JPD’s Community Partnership and Development Team strengthens collaborative partnerships between JPD and community stakeholders to help justice-involved youth and their families thrive. Working in collaboration with community-based providers, the team is leading JPD’s efforts to increase community partnership in the development of case plans; refine referral processes to community-based organizations; improve communication between community organizations, probation officers, and the court; and ensure that public agencies and community organizations alike have access to evidence-based resources and learning opportunities.
The team also manages JPD’s Juvenile Detention Alternative Initiative, the Annie E. Casey Foundation’s network of juvenile justice practitioners and other system stakeholders across the country working to build a better and more equitable youth justice system.
For more information, please contact Community Partnership & Strategy Coordinator, Emily Fox firstname.lastname@example.org
In the summer of 2021, representatives from the Juvenile Probation Department and the Juvenile Justice Providers’ Association, a network of juvenile justice community-based organizations, came together to draft a set of communication agreements to serve as a guide for working together on behalf of young people involved in the juvenile justice system in San Francisco. Please find those agreements here:
JPD is committed to providing quality, community-based programming for young people in our juvenile hall. Programs are delivered in partnership with community-based organizations that engage young people with social, emotional, and recreational services designed to provide rehabilitative linkages to on-going support systems upon return to the community. Please find a guide to programs and services currently operating in the hall here :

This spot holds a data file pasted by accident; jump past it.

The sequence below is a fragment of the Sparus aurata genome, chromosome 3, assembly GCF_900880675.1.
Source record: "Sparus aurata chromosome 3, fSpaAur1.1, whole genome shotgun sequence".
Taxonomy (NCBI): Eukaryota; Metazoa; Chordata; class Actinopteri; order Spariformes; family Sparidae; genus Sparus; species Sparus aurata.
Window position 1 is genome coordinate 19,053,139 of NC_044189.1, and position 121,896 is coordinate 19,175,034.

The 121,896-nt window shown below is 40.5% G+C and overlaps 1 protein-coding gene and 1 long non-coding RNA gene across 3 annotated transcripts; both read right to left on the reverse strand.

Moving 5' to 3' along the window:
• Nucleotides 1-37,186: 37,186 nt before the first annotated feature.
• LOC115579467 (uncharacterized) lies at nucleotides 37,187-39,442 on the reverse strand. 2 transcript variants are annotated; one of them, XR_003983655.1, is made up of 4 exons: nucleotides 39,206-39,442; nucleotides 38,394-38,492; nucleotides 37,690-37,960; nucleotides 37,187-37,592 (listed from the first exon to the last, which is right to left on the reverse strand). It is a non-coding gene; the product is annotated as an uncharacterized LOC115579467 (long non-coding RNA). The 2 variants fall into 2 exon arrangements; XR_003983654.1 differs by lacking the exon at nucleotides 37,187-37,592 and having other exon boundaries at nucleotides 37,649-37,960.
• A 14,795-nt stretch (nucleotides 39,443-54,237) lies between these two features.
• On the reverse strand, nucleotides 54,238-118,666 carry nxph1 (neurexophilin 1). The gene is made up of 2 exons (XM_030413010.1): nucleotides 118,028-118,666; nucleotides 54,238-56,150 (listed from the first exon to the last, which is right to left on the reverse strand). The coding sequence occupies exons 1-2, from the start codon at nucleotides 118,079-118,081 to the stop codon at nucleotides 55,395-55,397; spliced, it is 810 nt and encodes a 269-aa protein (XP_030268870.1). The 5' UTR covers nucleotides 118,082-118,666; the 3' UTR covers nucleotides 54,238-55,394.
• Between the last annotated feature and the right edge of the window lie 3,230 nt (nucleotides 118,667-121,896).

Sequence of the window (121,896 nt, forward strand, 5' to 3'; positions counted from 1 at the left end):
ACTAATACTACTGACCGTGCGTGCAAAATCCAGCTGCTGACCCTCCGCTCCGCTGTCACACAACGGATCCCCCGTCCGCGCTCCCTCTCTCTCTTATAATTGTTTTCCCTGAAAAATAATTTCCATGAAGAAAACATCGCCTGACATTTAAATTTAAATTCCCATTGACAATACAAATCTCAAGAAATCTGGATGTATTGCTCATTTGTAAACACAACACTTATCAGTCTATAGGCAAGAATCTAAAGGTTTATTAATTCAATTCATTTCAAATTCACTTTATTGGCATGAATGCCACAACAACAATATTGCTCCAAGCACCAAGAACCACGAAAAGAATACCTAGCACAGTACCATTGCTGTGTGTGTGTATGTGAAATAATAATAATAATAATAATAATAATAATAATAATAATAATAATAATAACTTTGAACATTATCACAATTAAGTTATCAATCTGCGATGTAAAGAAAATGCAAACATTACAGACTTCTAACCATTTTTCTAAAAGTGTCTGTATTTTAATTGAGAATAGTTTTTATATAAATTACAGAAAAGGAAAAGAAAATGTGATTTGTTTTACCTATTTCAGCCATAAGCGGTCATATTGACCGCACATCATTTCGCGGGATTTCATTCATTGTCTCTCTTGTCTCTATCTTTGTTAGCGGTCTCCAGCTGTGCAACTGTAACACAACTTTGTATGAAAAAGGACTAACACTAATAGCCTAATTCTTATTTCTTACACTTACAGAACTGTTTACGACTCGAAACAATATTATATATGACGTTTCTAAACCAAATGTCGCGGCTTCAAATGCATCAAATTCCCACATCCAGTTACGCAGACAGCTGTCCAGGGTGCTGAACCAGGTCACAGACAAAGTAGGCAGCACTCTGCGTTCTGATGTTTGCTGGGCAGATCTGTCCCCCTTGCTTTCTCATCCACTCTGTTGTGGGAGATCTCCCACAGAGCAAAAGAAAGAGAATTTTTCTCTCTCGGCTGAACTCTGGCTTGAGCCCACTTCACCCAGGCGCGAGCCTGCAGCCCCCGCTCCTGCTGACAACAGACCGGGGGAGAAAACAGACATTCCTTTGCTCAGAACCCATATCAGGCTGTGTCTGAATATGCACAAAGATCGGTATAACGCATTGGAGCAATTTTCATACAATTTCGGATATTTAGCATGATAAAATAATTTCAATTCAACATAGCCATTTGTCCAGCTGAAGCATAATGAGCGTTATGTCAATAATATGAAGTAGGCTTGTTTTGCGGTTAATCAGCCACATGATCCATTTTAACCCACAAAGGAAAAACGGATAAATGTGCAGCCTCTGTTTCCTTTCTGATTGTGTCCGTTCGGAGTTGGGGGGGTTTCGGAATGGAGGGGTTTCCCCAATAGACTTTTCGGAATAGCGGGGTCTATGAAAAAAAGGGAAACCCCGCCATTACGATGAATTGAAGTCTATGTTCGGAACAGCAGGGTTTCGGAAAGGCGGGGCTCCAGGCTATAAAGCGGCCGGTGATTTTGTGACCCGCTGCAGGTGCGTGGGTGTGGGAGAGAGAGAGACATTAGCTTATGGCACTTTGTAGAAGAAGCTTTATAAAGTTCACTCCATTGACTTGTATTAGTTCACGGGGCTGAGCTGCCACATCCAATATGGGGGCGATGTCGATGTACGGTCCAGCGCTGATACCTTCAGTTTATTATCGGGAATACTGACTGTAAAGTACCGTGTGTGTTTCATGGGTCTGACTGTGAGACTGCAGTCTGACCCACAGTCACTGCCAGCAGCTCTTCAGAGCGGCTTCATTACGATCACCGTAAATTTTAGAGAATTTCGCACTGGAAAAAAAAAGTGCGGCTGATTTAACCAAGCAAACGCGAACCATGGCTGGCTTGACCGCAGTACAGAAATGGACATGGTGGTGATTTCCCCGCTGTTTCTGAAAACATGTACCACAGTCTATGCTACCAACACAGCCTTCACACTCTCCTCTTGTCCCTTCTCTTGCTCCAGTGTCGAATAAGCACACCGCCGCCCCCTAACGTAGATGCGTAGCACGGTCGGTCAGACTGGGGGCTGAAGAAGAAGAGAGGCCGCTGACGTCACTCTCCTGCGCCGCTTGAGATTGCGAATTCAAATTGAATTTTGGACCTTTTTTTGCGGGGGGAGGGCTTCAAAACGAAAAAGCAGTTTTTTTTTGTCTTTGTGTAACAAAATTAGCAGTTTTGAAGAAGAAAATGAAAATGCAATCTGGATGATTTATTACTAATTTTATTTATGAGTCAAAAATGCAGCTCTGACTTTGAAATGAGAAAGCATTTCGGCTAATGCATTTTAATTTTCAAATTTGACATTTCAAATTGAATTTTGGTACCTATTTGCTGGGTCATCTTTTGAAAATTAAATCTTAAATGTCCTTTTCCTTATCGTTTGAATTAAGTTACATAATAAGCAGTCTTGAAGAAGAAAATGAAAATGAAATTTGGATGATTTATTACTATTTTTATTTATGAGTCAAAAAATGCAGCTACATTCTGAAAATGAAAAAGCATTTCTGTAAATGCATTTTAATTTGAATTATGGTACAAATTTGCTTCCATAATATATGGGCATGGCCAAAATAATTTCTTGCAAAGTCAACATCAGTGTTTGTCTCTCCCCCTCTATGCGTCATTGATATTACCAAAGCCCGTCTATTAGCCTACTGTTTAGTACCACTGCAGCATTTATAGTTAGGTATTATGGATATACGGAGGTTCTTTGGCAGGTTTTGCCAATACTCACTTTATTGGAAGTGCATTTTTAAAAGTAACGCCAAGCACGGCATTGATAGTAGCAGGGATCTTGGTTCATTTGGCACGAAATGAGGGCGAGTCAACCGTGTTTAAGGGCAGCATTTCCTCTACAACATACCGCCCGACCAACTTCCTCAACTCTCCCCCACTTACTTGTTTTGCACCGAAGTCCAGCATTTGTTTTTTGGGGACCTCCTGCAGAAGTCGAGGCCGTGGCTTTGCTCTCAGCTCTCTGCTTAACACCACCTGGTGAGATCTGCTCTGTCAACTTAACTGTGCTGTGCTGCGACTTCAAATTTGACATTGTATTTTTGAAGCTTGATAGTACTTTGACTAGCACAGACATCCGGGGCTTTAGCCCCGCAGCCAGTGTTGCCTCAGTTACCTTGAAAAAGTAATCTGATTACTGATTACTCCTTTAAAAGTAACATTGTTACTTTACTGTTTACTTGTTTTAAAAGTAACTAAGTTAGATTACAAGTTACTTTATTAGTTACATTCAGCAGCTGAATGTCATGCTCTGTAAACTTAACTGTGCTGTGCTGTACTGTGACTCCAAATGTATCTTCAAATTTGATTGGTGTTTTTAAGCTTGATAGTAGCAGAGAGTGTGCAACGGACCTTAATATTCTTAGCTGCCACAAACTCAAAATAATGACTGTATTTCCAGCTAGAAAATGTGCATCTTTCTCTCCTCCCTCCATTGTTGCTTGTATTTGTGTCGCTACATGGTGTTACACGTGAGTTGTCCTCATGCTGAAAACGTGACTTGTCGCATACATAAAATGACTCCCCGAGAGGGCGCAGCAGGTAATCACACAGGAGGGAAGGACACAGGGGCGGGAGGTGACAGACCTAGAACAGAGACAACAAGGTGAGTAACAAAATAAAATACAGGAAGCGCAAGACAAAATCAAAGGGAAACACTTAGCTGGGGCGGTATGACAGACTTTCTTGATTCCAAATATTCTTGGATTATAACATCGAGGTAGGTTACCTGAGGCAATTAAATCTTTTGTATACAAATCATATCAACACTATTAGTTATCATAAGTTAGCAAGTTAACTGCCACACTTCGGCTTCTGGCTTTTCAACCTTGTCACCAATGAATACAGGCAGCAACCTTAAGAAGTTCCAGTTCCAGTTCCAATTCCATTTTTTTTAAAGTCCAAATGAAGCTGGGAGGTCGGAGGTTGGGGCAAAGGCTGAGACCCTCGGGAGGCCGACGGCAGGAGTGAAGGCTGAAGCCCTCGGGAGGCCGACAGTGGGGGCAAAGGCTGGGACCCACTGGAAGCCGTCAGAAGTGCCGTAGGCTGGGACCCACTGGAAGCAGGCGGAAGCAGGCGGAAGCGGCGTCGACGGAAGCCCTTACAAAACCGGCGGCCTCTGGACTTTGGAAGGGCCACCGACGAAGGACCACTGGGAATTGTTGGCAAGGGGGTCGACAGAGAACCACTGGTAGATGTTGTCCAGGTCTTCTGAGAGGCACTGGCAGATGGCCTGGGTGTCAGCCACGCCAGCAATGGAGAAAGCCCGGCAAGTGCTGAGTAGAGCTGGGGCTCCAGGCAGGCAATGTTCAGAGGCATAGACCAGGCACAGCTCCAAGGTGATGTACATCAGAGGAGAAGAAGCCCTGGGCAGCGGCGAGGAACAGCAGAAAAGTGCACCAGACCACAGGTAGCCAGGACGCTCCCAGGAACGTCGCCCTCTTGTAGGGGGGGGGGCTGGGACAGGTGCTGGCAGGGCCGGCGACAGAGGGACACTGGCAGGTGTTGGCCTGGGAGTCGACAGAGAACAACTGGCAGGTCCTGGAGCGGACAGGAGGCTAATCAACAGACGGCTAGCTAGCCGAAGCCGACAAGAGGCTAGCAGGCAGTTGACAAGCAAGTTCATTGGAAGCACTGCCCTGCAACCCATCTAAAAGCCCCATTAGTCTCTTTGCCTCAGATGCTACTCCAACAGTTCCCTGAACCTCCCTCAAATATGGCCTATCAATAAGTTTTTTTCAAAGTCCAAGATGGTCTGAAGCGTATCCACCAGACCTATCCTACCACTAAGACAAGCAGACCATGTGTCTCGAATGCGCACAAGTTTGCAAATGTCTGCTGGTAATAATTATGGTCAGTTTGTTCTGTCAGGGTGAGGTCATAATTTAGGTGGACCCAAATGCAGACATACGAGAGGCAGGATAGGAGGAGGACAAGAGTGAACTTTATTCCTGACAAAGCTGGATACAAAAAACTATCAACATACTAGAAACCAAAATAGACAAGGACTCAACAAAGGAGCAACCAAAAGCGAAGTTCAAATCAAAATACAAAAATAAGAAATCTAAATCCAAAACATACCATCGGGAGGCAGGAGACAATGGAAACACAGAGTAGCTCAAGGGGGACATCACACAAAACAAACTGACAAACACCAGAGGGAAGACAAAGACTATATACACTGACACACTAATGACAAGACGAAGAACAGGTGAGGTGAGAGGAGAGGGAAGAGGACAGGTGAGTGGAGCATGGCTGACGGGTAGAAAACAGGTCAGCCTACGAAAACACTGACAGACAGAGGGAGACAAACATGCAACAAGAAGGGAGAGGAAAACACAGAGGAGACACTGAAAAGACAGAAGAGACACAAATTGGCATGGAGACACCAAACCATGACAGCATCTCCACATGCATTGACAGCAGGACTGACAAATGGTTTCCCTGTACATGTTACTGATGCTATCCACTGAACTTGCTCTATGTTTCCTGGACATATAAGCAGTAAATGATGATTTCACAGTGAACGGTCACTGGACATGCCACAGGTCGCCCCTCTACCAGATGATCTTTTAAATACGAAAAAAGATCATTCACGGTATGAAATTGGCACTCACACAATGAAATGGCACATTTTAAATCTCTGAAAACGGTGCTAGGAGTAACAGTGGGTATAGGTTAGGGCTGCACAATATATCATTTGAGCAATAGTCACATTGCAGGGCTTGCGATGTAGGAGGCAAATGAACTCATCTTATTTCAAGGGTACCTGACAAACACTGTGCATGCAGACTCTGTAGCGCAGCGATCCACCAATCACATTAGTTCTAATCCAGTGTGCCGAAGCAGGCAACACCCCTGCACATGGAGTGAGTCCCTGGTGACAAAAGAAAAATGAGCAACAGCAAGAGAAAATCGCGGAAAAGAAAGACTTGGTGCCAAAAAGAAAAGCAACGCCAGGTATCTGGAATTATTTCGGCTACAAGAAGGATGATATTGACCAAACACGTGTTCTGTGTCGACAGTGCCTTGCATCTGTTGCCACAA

In 1991 voters passed the Children’s Amendment to the City Charter, making San Francisco the first city in the country to guarantee a dedicated funding stream to children each year in the City budget. The legislation set aside a portion of annual property taxes for services that benefit children. The Children’s Fund was overwhelmingly renewed by voters in 2000, then renewed again in 2014, with broad voter support for an extended 25‐year tenure. Proposition C, also known as the Children and Families First Initiative, increased the property tax earmark for children and youth to 4 cents of every $100 of assessed property value, renamed the fund to the Children and Youth Fund and expanded its use to support services for Transitional Aged Youth (TAY).
The Department of Children, Youth and Their Families (DCYF) has administered this powerful investment in children, youth, transitional age youth, and their families through the Children and Youth Fund since 1991. One of DCYF’s focus areas is Justice Services, which includes a continuum of services for justice system-involved youth and disconnected TAY. The aim of the service area is to prevent further youth engagement in the justice system and reduce rates of youth recidivism through connection to adult allies, culturally relevant programming, ongoing case management, access to positive skill building activities, and whole family engagement. JPD leverages this tremendous array of services to support youth succeed and thrive, both in Juvenile Hall and in the community.
Please find more information about serviced funded for justice-involved young people at Justice Services - SF Department of Children, Youth and Their Families (DCYF) — SF Department of Children, Youth and Their Families